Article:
At first glance, there’s nothing these two companies have in common. One owns and develops real estate; the other sells fashion. Sure, their paths cross, but other than that they play in different sandboxes competing against much different animals.
RioCan Real Estate Investment Trust (TSX:REI.UN) competes against other REITs, both those specializing in retail real estate and those diversifying into other areas such as offices, industrial and multi-family to name a few. It’s the largest REIT in this country.
Hudson’s Bay Co (TSX) competes against other department stores and specialty retailers in Canada, U.S., and elsewhere. It also competes against Amazon.com, Inc. (NASDAQ:AMZN), the champion of online retail and the fourth-largest stock traded on a U.S. exchange.
Those are its differences. But consider what makes them similar.
- They both are currently valued at 1.1 times book. That’s important because Hudson’s Bay is considered the weaker of the two when it comes to generating profits — HBC’s P/E ratio is almost double that of RioCan — but clearly investors value them the same when it comes to the equity in each business.
- In the latest fiscal year, Hudson’s Bay generated adjusted EBITDA of $781 million; RioCan generated adjusted EBITDA of $649 million in the same period. Sure, RioCan’s figure was on revenues of $1.1 billion while HBC’s was from $11.2 billion but they were similar.
- HBC has long-term debt of $3.3 billion which is 26% of its total assets while RioCan’s long-term debt is $7.4 billion or 38% of its total assets. Their capital structures right down to the assets owned, debts owed and equity held are virtually the same.
- They’re both substantial landlords. RioCan owns 46 million square feet of net leasable area; HBC owns or controls almost 50 million square feet of gross leasable area. Convert the HBC square footage to usable space and the real estate holdings are almost identical.
- They’re in bed together. In February 2015, RioCan and HBC announced that they were forming a joint-venture real estate partnership to create a one-of-a-kind real estate portfolio. Eventually, RioCan will get a 20.2% interest in the partnership with Hudson’s Bay owning the rest.
If you’re an income investor there’s question that RioCan’s monthly distribution, which works out to a yield of 5.3% compared to Hudson Bay Company’s 1.2% yield, is the better call.
But consider a few things before diving head first into RioCan and taking a pass on HBC.
- Portfolio managers value HBC’s real estate holdings at $30 or more per share. That’s almost double its share price and higher than RioCan’s.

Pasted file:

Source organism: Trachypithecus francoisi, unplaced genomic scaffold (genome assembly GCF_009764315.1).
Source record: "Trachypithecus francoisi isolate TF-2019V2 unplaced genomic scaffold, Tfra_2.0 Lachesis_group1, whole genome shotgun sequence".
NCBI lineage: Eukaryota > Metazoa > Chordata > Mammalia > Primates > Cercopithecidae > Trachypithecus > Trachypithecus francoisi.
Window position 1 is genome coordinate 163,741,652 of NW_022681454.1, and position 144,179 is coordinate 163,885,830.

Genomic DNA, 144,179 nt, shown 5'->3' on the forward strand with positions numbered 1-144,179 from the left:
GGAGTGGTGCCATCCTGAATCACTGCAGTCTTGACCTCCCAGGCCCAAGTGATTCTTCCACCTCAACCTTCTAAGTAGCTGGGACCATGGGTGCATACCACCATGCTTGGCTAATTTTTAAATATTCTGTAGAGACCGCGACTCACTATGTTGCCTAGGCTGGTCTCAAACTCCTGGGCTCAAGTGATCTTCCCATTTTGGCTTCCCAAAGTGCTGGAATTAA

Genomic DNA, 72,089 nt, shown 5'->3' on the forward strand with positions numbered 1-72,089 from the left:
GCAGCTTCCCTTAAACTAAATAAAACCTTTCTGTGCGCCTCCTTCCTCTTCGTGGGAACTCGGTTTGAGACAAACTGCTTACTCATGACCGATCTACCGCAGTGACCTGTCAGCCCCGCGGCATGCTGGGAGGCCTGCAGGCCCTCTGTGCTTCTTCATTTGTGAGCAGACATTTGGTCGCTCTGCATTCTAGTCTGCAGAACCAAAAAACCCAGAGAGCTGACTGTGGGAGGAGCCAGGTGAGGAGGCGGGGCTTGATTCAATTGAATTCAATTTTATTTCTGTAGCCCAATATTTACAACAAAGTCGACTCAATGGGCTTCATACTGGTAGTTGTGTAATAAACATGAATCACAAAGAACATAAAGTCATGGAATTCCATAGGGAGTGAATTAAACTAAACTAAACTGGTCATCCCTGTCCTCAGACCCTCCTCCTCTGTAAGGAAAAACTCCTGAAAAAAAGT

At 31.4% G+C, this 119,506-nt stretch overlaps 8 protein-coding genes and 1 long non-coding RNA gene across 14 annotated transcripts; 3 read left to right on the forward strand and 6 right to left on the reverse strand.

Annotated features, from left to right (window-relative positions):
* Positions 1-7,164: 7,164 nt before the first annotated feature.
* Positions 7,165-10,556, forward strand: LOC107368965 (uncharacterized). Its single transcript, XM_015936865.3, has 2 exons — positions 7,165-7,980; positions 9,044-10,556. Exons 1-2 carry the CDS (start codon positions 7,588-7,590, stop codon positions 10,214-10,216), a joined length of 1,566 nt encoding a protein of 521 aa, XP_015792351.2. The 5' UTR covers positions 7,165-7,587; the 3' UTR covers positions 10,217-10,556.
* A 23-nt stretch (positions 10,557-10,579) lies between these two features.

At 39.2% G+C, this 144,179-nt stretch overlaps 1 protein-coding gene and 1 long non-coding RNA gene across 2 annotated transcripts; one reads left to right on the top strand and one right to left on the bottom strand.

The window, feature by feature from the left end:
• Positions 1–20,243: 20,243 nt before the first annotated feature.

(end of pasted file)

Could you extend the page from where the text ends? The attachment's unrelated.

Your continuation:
- With the introduction November 8 of HBC’s brand new $60 million e-commerce warehouse in Toronto, the company’s made a statement that it’s serious about its global online business. Recent acquisitions such as the $250 million deal to buy Gilt Groupe have HBC ideally positioned to grow its digital business around the world.
- HBC majority owner Richard Baker has done a wonderful job reviving the company. Five years ago it had revenues of less than $4 billion. They’re now tracking near $14 billion on a 12-month basis. All you need to do is go to the Saks/HBC combo store in downtown Toronto and take in the Christmas windows to know there’s a different vibe coming from the retailer the company these days.
- HBC wants to be a global retailer. It’s yet to touch Asia or South America. Both are ripe for the taking. Baker’s not done making acquisitions and the best part is he knows how to quickly reduce the debt used to make those buys.
Most importantly, HBC is eventually going to create the mother of all REITs, where the real estate is separately owned from the retail operations. When that happens you’ll know Baker is comfortable with the retail standing on its own two feet. It will happen sooner than you think.
HBC is the better buy.
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This article represents the opinion of the writer, who may disagree with the “official” recommendation position of a Motley Fool premium service or advisor. We’re Motley! Questioning an investing thesis — even one of our own — helps us all think critically about investing and make decisions that help us become smarter, happier, and richer, so we sometimes publish articles that may not be in line with recommendations, rankings or other content.
Fool contributor Will Ashworth has no position in any stocks mentioned.